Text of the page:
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Fatigue: Still A Problem Despite Its Long History

A lecture of Prof. Rod Smith

Nov 11, 2005 from 03:00 PM to 04:00 PM

Where Engineering Faculty, Viale del Risorgimento, 2

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If many repeated cycles of loading are applied to components, they can eventually fail due to a process called fatigue. The problem was initially identified in the early days of the railways about 160 years ago. Not only metals fail by fatigue, plastics, composites and many natural materials, including bone, wood and ice, also suffer.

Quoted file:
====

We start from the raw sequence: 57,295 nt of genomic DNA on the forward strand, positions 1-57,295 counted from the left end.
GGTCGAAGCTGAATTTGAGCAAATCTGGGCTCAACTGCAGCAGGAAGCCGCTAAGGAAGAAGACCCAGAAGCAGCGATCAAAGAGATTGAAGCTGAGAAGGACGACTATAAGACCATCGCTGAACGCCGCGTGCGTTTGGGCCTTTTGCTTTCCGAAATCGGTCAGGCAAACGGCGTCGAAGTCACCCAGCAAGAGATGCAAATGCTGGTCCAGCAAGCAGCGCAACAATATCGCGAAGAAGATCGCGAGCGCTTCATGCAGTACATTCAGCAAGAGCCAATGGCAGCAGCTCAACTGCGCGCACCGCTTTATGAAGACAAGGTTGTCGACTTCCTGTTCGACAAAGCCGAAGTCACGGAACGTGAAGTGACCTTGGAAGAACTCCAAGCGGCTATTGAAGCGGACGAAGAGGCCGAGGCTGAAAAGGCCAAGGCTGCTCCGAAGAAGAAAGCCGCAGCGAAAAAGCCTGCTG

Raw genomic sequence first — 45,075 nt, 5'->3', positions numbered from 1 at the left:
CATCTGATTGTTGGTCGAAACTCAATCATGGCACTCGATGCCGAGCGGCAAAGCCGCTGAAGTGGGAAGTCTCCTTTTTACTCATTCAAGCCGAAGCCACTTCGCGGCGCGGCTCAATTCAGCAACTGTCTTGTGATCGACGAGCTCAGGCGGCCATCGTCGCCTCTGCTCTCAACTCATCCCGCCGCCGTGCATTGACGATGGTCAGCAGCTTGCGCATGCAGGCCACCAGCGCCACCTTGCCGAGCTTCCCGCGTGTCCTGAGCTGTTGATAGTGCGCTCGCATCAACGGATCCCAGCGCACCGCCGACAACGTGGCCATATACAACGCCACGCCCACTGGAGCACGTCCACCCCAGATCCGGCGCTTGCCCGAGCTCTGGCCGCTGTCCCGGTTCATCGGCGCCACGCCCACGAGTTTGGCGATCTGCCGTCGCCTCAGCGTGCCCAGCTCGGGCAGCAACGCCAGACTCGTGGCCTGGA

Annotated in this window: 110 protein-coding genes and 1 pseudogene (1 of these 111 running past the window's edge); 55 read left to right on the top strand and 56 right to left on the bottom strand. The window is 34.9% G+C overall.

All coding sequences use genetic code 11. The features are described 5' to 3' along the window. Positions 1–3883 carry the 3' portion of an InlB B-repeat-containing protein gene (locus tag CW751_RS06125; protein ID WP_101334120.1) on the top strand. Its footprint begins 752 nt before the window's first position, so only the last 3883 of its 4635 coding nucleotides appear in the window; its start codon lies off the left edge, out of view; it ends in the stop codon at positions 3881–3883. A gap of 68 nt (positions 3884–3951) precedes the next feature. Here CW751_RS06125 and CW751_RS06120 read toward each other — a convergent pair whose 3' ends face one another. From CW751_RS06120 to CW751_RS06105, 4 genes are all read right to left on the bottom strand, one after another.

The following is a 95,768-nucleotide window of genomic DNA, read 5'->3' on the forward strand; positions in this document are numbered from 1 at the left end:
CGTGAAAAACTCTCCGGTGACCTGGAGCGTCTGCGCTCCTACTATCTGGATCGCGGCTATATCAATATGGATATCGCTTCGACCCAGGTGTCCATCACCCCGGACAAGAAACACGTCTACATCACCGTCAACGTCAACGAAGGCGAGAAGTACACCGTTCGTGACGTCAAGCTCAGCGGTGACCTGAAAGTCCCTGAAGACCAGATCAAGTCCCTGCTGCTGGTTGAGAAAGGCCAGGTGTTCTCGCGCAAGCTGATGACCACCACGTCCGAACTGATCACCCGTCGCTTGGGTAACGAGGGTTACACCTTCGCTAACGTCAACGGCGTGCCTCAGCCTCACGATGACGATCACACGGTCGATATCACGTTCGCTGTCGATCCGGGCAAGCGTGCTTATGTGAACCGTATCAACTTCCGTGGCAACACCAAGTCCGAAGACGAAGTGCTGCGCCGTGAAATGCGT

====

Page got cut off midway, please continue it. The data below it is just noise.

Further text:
Our understanding of fatigue has improved enormously over the years. A combination of theory, experimental observation and improved methods of stress analysis, has enabled us to better comprehend what is happening at a microscopic level and to apply this knowledge to macroscopic situations.
The lecture will summarise our present state of knowledge. But these great strides in our understanding have not eliminated fatigue failures in many practical applications. We will discuss why this anomaly has arisen and the pressures on designers which make fatigue hard to avoid. The lecture will conclude with some suggestions for further research, both into fatigue as a phenomenon and into better ways of quantifying the real loads acting on components in service.